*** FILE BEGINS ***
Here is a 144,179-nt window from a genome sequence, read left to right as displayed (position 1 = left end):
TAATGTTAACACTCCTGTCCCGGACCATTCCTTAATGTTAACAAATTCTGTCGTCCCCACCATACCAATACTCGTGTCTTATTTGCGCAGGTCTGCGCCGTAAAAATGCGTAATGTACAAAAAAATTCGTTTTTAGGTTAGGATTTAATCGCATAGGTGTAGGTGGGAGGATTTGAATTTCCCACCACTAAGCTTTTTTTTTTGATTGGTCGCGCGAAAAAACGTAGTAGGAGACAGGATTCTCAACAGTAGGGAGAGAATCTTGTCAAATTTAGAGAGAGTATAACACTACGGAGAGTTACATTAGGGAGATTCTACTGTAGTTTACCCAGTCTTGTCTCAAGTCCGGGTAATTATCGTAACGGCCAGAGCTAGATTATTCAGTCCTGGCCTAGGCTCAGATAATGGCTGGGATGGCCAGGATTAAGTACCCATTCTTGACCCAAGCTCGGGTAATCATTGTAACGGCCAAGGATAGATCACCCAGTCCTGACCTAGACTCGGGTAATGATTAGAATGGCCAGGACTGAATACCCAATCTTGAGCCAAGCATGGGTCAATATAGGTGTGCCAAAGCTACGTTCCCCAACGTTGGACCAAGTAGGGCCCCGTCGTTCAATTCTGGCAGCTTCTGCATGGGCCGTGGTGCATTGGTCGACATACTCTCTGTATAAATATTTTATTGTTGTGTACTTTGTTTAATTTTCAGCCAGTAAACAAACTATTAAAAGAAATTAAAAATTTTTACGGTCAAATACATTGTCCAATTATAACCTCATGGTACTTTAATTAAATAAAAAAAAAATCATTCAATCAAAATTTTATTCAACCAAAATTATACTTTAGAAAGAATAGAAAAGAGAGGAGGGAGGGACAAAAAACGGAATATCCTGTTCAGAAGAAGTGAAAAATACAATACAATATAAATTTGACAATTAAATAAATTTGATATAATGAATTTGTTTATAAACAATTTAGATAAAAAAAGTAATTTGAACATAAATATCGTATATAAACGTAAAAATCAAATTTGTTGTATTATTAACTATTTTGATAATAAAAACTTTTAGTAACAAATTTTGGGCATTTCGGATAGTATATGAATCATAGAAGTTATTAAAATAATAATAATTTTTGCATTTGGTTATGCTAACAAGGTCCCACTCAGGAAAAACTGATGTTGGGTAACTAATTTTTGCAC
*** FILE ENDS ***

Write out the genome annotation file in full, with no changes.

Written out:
Here is a 144,179-nt window from a genome sequence, read left to right as displayed (position 1 = left end):
TAATGTTAACACTCCTGTCCCGGACCATTCCTTAATGTTAACAAATTCTGTCGTCCCCACCATACCAATACTCGTGTCTTATTTGCGCAGGTCTGCGCCGTAAAAATGCGTAATGTACAAAAAAATTCGTTTTTAGGTTAGGATTTAATCGCATAGGTGTAGGTGGGAGGATTTGAATTTCCCACCACTAAGCTTTTTTTTTTGATTGGTCGCGCGAAAAAACGTAGTAGGAGACAGGATTCTCAACAGTAGGGAGAGAATCTTGTCAAATTTAGAGAGAGTATAACACTACGGAGAGTTACATTAGGGAGATTCTACTGTAGTTTACCCAGTCTTGTCTCAAGTCCGGGTAATTATCGTAACGGCCAGAGCTAGATTATTCAGTCCTGGCCTAGGCTCAGATAATGGCTGGGATGGCCAGGATTAAGTACCCATTCTTGACCCAAGCTCGGGTAATCATTGTAACGGCCAAGGATAGATCACCCAGTCCTGACCTAGACTCGGGTAATGATTAGAATGGCCAGGACTGAATACCCAATCTTGAGCCAAGCATGGGTCAATATAGGTGTGCCAAAGCTACGTTCCCCAACGTTGGACCAAGTAGGGCCCCGTCGTTCAATTCTGGCAGCTTCTGCATGGGCCGTGGTGCATTGGTCGACATACTCTCTGTATAAATATTTTATTGTTGTGTACTTTGTTTAATTTTCAGCCAGTAAACAAACTATTAAAAGAAATTAAAAATTTTTACGGTCAAATACATTGTCCAATTATAACCTCATGGTACTTTAATTAAATAAAAAAAAAATCATTCAATCAAAATTTTATTCAACCAAAATTATACTTTAGAAAGAATAGAAAAGAGAGGAGGGAGGGACAAAAAACGGAATATCCTGTTCAGAAGAAGTGAAAAATACAATACAATATAAATTTGACAATTAAATAAATTTGATATAATGAATTTGTTTATAAACAATTTAGATAAAAAAAGTAATTTGAACATAAATATCGTATATAAACGTAAAAATCAAATTTGTTGTATTATTAACTATTTTGATAATAAAAACTTTTAGTAACAAATTTTGGGCATTTCGGATAGTATATGAATCATAGAAGTTATTAAAATAATAATAATTTTTGCATTTGGTTATGCTAACAAGGTCCCACTCAGGAAAAACTGATGTTGGGTAACTAATTTTTGCAC